I’ve been thinking more about Robert Oscar López’s comment that “any choice to parent a child in a less-than-ideal setting for a less-than-grave reason,” and I want to share one more piece of writing on the subject.
It’s “Royal Bodies,” a lecture Hilary Mantel gave at the British Museum in February. I bring it here because at the same time López’s essay was generating controversy, the whole world was fixated on St. Mary’s Hospital in London, awaiting the birth of Prince George. In fact, some of the same family values sites that promoted López’s article also posted cheerful notes celebrating the new royal baby.
Which raises the question: did William and Kate bring their baby into an ideal situation? In the sense that López is (mis)using the term, I guess so. George’s parents are married and heterosexual and unlikely to divorce. Oh, and they’re also well off. Little George will lack for nothing and have every advantage imaginable. And in a larger sense, the one Mantel explores, the royal family is supposed to be as close to ideal as an earthly family can get—the literal standard bearers for a nation. If any boy can be said to be born into an ideal family, it’s the new Prince George.
And yet I doubt many of us would want anything to do with the reality of living as a royal. It’s not just the media glare that literally drove George’s grandmother to her death. It’s the monarchy itself, its very nature, that deprives the royal family of their human dignity. The ideal is the problem, in fact. As Mantel notes, “Along with the reverence and awe accorded to royal persons goes the conviction that the body of the monarch is public property. We are ready at any moment to rip away the veil of respect, and treat royal persons in an inhuman way, making them not more than us but less than us, not really human at all.”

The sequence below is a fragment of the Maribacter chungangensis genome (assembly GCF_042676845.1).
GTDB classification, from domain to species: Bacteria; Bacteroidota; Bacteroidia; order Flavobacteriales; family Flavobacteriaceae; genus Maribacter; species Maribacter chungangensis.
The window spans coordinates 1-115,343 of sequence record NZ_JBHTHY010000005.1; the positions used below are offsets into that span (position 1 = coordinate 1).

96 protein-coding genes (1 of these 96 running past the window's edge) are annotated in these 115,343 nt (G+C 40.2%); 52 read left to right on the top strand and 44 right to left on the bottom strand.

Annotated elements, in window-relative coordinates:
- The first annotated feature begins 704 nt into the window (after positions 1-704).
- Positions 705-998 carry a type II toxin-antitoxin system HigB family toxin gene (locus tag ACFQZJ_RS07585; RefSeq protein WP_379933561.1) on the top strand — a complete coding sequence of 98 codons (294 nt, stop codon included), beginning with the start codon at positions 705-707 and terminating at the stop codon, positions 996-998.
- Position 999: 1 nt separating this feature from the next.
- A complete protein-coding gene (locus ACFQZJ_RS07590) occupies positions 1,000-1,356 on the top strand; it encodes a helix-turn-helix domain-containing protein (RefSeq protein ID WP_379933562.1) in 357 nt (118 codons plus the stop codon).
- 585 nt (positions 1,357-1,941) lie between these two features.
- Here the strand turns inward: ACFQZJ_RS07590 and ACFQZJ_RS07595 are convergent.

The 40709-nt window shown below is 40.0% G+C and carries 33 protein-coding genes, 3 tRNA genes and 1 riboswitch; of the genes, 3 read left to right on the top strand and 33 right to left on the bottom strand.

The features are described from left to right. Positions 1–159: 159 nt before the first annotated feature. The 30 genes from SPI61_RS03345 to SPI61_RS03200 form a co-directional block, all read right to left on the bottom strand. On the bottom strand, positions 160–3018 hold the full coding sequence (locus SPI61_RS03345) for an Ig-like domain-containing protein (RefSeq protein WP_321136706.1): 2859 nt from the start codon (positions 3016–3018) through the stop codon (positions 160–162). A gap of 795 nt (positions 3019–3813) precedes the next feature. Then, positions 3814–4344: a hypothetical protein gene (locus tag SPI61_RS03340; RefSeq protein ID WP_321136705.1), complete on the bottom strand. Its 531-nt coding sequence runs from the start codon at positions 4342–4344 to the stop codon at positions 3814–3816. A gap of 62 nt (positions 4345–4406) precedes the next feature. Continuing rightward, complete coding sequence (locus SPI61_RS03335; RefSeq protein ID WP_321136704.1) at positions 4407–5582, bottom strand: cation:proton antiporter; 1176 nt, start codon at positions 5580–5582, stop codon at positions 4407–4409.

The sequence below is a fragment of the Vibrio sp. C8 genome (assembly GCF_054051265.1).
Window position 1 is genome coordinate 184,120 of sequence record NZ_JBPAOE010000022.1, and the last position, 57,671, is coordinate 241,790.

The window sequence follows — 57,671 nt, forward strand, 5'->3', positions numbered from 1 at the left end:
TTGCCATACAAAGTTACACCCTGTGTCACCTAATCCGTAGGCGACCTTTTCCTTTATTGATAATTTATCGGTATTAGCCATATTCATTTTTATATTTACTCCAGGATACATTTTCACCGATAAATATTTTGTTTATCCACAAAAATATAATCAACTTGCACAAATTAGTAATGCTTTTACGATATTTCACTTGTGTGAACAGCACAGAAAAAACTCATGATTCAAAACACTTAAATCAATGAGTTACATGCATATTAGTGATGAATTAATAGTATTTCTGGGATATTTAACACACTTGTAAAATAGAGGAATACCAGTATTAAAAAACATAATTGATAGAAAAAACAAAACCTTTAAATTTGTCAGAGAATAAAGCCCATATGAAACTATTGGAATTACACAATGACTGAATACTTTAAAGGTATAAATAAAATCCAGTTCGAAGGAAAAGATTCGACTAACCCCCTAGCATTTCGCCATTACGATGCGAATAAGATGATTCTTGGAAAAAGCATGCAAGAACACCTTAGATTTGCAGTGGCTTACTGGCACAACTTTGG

Mantel tells us of her first encounter with the Queen:
I had expected to see people pushing themselves into the queen’s path, but the opposite was true. The queen walked through the reception areas at an even pace, hoping to meet someone, and you would see a set of guests, as if swept by the tide, parting before her or welling ahead of her into the next room. They acted as if they feared excruciating embarrassment should they be caught and obliged to converse…
And then the queen passed close to me and I stared at her. I am ashamed now to say it but I passed my eyes over her as a cannibal views his dinner, my gaze sharp enough to pick the meat off her bones. I felt that such was the force of my devouring curiosity that the party had dematerialised and the walls melted and there were only two of us in the vast room, and such was the hard power of my stare that Her Majesty turned and looked back at me, as if she had been jabbed in the shoulder; and for a split second her face expressed not anger but hurt bewilderment. She looked young: for a moment she had turned back from a figurehead into the young woman she was, before monarchy froze her and made her a thing, a thing which only had meaning when it was exposed, a thing that existed only to be looked at.
Then she goes on to chronicle the history of the public’s claim to ownership of royals’ (particularly royal wives’) body parts. This sort of history is exactly what led some commenters, like Christopher Hitchens, to suggest that the ethical thing for Kate Middleton to do would be not to have a kid at all. Why bring a child into that situation? If, like López, you think it’s child abuse to have a kid in a “less-than-ideal” setting, you’d have to concede Hitchens’ point.
Or you could just acknowledge the absurdity of López’s argument, and recognize that love and commitment make a family, not adherence to some Platonic ideal. Then you can join the rest of the world in cheering the new addition to William and Kate’s household. But you also might have to start acknowledging the value in non-traditional families and soon (who knows?) you might even be cheering marriage equality as it advances across the world.
By the way: typing this got Lorde’s “Royals” stuck in my head. Sorry! Now it’s your problem: